ALLEN COUNTY — Empty fields stretch for miles in this region of northwest Ohio, which has experienced one of the wettest growing seasons in recent memory.
Farmers are growing less optimistic by the day. Fields have remained saturated for months, forcing farmers to choose between planting their crop in difficult conditions or claiming prevented planting, a crop insurance claim for those who are unable to plant.
The situation is unlikely to change now that major prevented planting deadlines have passed.
“I’ve never seen anything like this,” said Ben Bowser, whose 1,600 acres of farmland in Allen, Auglaize and Hardin counties were too wet for fieldwork for most of the corn and soybean planting season.
Bowser was able to plant most of his soybean crops this year, despite the less than desirable conditions. But he decided not to plant any corn, as his fields were unworkable in the days prior to the June 5 prevented planting deadline.
“Financially, for our operation, I wasn’t willing to take the risk (and) plant corn after that date,” he said. “We’re strictly a grain farm, so we don’t have to have it.”
Bowser didn’t consider any of his fields to be fully fit to plant. But as time went by and the second major prevented planting date drew near, he decided to get out into the fields and plant as much soybeans as he could.
It took four days. Patches of ground were still too wet to work in, but “the sun was shining,” Bowser said. “We were in June on the calendar. It was time to get something done.”
The situation doesn’t look so bad nationally. Ninety-two percent of corn and 77% of soybean crops in top producing states, including Ohio, have already been planted. But Ohio is behind significantly.
As of June 17, Ohio farmers had planted just 68% of the state’s corn crop and 46% of the soybean crop, according to the latest U.S. Department of Agriculture crop progress report.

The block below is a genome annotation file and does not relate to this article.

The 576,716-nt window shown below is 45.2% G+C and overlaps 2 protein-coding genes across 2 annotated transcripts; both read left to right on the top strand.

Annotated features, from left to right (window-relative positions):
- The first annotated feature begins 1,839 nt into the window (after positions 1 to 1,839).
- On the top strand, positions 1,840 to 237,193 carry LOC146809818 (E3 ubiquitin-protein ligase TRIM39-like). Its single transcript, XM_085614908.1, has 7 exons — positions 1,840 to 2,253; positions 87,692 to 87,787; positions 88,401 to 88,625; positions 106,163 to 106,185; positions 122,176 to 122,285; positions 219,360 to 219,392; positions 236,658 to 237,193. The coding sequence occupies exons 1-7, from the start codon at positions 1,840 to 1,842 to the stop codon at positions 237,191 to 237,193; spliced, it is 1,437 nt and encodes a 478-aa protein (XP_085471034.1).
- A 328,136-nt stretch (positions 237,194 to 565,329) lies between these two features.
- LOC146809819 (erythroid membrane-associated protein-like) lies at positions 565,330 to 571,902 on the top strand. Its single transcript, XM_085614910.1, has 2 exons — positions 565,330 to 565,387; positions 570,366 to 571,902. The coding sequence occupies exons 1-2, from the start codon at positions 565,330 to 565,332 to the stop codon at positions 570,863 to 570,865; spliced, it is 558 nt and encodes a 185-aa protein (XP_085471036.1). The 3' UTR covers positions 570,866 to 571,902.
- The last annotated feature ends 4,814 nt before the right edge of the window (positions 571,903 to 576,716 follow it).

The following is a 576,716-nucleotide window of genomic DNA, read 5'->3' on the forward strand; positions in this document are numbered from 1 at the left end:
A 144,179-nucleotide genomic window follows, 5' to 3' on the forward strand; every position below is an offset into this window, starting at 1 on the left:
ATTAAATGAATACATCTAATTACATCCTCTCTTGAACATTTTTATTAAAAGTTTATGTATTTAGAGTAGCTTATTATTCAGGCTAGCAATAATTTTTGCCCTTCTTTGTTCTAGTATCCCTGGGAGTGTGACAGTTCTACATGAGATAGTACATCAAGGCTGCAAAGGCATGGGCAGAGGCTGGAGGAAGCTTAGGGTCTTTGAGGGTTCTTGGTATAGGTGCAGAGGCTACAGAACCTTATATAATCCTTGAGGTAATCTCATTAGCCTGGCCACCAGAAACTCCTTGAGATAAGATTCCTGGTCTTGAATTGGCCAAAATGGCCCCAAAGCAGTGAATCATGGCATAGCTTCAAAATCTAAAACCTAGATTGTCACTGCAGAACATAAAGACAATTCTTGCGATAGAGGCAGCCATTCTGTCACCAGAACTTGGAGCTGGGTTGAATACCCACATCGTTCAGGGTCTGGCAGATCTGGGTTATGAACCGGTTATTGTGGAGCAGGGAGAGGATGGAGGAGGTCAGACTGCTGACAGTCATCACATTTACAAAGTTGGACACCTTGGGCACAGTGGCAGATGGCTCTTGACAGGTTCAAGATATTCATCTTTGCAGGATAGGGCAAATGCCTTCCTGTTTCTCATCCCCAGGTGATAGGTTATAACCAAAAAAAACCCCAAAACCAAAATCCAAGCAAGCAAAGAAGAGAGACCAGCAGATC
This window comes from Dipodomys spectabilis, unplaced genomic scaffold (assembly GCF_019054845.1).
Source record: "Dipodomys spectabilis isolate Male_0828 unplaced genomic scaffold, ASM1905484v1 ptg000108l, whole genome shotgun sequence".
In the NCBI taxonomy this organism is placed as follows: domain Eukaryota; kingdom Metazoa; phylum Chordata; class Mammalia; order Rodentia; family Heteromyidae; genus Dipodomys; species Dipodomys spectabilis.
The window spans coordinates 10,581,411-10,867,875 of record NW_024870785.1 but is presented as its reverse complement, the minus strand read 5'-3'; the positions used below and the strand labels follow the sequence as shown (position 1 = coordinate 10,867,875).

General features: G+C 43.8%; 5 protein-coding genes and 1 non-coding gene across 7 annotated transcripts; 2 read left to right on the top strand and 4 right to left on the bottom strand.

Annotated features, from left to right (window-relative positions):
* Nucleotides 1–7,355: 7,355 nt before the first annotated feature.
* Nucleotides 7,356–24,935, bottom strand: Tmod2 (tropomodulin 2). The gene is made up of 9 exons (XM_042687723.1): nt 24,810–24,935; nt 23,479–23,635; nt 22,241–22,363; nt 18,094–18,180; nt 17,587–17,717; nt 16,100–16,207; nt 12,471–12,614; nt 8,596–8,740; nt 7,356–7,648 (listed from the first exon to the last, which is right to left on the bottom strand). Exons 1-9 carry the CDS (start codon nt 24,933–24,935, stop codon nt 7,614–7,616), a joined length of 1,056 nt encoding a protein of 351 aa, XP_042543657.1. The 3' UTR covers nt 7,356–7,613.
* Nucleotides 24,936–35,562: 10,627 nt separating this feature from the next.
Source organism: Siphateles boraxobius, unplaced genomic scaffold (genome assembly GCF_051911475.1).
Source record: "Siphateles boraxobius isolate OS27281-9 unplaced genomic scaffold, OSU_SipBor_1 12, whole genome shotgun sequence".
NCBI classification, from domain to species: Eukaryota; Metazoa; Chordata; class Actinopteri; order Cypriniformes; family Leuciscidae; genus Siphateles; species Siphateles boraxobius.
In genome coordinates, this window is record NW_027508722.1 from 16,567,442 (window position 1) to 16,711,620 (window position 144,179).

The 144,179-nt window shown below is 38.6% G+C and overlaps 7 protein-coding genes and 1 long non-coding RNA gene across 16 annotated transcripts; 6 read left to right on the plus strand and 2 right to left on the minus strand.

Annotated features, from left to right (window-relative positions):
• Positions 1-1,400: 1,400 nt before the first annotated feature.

Northwest Ohio has been hit particularly hard.
Mark Badertscher, an agriculture and natural resources educator for the OSU Hardin County extension office, estimated that Hardin County farmers had planted between 25% and 50% of the county’s corn and 15% to 35% of soybeans as of last week. He doesn’t expect to see those numbers change much now that prevented planting deadlines have passed.
“We had a rainy, wet April and in May the rain kept continuing and kept the soil saturated,” he said. “Now through June, we’ve been hit hard here.”
Those farmers who were able to get in the fields are now contending with standing water, which Badertscher said can kill corn after two to three days.
“The only thing that’s growing is the weeds and they’re growing fast with all this moisture,” Badertscher said. “As we get more heat, they’re really going to shoot up.”
The situation is likely to ripple through other parts of the agriculture world.
Brad Wingfield, owner of Wingfield Crop Insurance Agency in Kenton, said he’s seen a “drastic increase” in prevented planting insurance claims this season. He estimates upwards of 80% of farmers in his area will file a prevented planting claim for at least one of their fields.
“Everybody the farmers deals with — retailers that provide the inputs and seed, chemical fertilizers, the machinery dealers — farmers aren’t likely to spend as much money this year on things they don’t have to have,” Bowser said.
The ethanol industry, a large buyer of grain in this region, will likely be affected too.
“There will probably be some impact but what that looks like right now, we don’t really know,” said Ken Miceli, a general manager for Poet Biorefinery in Leipsic. Miceli said the refinery can purchase grain from within a 75-mile radius, extending into Michigan and Indiana.
“What you’re seeing is the prices going up at least this week because everybody’s just waiting,” Miceli said. “I remain optimistic. I’m sure there will be some impact.”
For the farmers anticipating financial losses this year, Badertscher said some are now looking for new sources of income.
“We always learn from these types of years, where we can fine-tune operations, where we can diversify,” he said. “Some farmers are looking at new sources of income, maybe diversifying their crops or their livestock to provide other sources of income. But for a lot of them, it’s what they do. It’s what their family has done for years and they’re going to find a way to make it work the best that they can.”
Reach Mackenzi Klemann at 567-242-0456.